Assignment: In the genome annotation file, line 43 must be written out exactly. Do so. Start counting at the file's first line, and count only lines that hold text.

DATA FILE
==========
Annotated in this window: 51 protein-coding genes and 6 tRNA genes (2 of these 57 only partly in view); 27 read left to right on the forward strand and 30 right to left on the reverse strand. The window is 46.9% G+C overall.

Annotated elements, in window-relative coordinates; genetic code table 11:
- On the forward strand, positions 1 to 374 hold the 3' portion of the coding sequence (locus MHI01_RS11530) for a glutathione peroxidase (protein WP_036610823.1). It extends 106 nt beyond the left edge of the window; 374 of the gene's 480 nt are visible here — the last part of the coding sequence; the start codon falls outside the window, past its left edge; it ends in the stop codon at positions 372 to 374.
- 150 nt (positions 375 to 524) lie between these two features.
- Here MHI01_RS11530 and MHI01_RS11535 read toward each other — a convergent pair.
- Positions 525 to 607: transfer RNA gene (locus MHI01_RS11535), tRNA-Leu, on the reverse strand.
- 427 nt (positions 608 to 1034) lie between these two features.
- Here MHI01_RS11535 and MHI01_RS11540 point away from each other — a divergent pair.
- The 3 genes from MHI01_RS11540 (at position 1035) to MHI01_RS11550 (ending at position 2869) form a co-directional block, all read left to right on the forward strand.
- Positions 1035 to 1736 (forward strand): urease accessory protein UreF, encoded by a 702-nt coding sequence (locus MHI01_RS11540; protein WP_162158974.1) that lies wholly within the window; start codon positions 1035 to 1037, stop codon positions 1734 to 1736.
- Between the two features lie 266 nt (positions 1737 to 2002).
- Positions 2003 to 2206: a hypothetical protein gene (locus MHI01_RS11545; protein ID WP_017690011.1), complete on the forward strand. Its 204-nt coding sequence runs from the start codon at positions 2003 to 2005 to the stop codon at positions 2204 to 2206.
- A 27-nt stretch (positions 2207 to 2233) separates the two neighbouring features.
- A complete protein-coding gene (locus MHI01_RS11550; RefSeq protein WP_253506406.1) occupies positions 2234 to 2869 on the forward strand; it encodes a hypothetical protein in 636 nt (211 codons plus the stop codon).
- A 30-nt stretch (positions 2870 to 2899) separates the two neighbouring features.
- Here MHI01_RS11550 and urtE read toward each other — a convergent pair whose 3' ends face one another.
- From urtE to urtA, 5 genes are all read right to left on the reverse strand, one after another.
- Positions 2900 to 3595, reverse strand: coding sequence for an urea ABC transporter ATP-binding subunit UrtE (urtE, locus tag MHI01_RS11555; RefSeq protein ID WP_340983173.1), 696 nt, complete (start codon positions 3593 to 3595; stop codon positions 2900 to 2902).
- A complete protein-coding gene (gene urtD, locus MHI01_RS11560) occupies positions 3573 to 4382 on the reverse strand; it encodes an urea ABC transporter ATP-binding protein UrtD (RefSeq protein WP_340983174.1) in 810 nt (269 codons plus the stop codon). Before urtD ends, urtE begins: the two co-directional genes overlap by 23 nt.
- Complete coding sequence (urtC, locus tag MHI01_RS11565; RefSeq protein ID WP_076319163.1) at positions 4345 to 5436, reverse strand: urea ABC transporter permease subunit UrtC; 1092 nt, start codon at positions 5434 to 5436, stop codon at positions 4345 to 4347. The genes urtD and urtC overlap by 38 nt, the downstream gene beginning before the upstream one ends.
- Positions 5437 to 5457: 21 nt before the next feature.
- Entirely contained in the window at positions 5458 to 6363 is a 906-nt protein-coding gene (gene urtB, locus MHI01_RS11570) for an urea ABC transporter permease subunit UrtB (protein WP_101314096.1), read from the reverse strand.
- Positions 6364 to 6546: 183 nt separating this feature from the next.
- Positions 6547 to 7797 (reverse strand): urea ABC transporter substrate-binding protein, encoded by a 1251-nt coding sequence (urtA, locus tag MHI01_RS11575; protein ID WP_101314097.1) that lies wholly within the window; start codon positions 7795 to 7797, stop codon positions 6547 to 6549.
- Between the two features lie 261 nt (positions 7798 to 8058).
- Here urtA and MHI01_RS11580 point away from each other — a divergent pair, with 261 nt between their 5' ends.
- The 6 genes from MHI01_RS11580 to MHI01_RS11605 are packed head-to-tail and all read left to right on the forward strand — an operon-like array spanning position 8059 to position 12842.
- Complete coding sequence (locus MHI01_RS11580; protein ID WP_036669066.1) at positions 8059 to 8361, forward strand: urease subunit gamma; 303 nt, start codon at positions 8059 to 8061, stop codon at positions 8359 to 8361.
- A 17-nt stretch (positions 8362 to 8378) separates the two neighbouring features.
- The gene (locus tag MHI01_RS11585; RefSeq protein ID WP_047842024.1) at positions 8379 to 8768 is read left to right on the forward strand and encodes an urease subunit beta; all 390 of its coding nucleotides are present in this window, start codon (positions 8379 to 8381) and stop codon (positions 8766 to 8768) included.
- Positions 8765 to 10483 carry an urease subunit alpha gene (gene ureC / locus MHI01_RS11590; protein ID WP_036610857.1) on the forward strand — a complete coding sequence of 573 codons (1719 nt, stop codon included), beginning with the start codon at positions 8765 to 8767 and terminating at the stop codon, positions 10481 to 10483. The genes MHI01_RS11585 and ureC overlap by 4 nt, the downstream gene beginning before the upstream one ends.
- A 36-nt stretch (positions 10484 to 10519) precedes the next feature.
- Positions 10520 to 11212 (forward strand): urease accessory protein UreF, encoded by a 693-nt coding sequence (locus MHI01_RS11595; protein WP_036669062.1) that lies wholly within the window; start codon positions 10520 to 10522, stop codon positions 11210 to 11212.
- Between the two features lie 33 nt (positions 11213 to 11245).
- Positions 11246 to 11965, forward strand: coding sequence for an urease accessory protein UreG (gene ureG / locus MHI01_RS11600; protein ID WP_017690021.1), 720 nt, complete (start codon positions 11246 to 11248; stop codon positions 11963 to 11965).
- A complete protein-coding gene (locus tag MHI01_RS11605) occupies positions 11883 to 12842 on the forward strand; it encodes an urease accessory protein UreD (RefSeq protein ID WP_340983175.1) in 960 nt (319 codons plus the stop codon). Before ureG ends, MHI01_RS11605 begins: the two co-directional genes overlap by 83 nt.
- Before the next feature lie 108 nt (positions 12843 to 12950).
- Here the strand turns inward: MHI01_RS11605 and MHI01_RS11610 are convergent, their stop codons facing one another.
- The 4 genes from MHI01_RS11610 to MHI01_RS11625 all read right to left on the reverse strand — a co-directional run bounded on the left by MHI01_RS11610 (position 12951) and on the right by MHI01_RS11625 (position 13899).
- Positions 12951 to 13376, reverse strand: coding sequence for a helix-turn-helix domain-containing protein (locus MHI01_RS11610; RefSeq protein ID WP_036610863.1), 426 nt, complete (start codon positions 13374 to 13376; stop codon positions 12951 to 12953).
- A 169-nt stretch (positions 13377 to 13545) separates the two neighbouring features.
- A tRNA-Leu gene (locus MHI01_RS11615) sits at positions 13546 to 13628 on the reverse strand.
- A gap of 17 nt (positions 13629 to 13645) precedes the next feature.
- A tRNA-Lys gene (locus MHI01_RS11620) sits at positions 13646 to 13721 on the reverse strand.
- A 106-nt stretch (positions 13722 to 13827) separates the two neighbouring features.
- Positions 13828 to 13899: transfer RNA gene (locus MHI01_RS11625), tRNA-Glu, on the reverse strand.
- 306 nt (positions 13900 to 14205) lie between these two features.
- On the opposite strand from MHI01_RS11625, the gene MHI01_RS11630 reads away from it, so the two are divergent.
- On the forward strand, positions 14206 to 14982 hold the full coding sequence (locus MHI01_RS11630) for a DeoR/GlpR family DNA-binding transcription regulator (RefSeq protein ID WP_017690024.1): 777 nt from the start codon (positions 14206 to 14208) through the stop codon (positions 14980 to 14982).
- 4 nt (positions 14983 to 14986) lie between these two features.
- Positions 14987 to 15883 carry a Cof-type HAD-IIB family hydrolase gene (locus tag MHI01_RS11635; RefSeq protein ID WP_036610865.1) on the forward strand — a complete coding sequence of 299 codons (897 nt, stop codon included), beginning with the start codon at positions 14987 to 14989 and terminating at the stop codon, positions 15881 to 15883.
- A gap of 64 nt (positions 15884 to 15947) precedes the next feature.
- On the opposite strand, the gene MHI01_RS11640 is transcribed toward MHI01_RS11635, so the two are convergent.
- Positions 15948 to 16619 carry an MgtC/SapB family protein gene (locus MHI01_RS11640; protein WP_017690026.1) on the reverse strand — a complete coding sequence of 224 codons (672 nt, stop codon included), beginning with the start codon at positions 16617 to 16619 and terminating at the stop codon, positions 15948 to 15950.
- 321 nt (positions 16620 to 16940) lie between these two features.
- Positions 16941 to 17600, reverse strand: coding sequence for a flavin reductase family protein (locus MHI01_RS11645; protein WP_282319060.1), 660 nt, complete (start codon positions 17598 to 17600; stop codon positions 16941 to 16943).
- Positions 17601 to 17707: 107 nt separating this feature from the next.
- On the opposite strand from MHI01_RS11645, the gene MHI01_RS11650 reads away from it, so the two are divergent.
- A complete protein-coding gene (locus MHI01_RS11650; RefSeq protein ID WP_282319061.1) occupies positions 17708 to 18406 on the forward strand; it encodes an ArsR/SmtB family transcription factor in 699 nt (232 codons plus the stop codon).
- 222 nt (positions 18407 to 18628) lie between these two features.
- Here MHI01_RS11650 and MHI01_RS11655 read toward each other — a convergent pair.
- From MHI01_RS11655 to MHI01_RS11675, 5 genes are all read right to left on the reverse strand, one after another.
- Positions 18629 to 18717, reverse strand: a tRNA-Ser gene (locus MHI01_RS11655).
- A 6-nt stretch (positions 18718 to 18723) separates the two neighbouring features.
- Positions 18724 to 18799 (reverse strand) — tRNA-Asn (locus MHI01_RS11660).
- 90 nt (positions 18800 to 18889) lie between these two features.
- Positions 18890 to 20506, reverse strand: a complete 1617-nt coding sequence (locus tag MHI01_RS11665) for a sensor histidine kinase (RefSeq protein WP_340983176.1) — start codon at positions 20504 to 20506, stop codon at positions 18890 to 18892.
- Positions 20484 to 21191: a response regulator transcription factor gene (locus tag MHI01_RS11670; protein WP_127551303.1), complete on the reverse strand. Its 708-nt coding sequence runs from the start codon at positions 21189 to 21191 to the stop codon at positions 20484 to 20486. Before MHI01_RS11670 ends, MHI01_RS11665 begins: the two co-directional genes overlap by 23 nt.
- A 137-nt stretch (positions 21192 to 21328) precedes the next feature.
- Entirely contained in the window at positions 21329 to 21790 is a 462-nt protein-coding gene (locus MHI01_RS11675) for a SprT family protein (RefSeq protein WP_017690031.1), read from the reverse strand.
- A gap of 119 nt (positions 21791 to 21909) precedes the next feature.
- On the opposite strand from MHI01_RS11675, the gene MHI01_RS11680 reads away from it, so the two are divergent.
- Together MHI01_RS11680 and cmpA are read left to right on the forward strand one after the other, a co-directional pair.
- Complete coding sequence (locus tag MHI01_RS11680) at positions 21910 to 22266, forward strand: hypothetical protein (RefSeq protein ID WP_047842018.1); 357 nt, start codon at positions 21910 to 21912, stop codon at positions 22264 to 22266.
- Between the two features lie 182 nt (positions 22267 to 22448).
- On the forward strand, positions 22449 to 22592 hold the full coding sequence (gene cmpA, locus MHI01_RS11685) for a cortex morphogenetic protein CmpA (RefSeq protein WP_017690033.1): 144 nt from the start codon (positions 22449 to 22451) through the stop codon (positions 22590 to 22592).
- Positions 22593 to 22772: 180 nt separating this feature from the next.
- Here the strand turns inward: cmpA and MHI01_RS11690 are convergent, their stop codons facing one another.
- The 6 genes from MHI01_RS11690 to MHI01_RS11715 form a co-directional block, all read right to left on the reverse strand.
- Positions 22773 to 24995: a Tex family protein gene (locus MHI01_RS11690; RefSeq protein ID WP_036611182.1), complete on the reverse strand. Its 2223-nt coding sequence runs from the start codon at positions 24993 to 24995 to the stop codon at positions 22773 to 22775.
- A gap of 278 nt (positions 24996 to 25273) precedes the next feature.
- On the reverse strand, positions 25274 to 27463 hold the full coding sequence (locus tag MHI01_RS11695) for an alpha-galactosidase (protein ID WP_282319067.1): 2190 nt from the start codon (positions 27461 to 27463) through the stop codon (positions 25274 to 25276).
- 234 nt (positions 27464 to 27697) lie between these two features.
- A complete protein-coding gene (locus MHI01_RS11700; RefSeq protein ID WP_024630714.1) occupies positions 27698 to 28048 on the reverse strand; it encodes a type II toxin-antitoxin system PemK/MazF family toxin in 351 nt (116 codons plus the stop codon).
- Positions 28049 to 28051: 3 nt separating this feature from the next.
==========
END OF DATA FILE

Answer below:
- A gap of 17 nt (positions 13629 to 13645) precedes the next feature.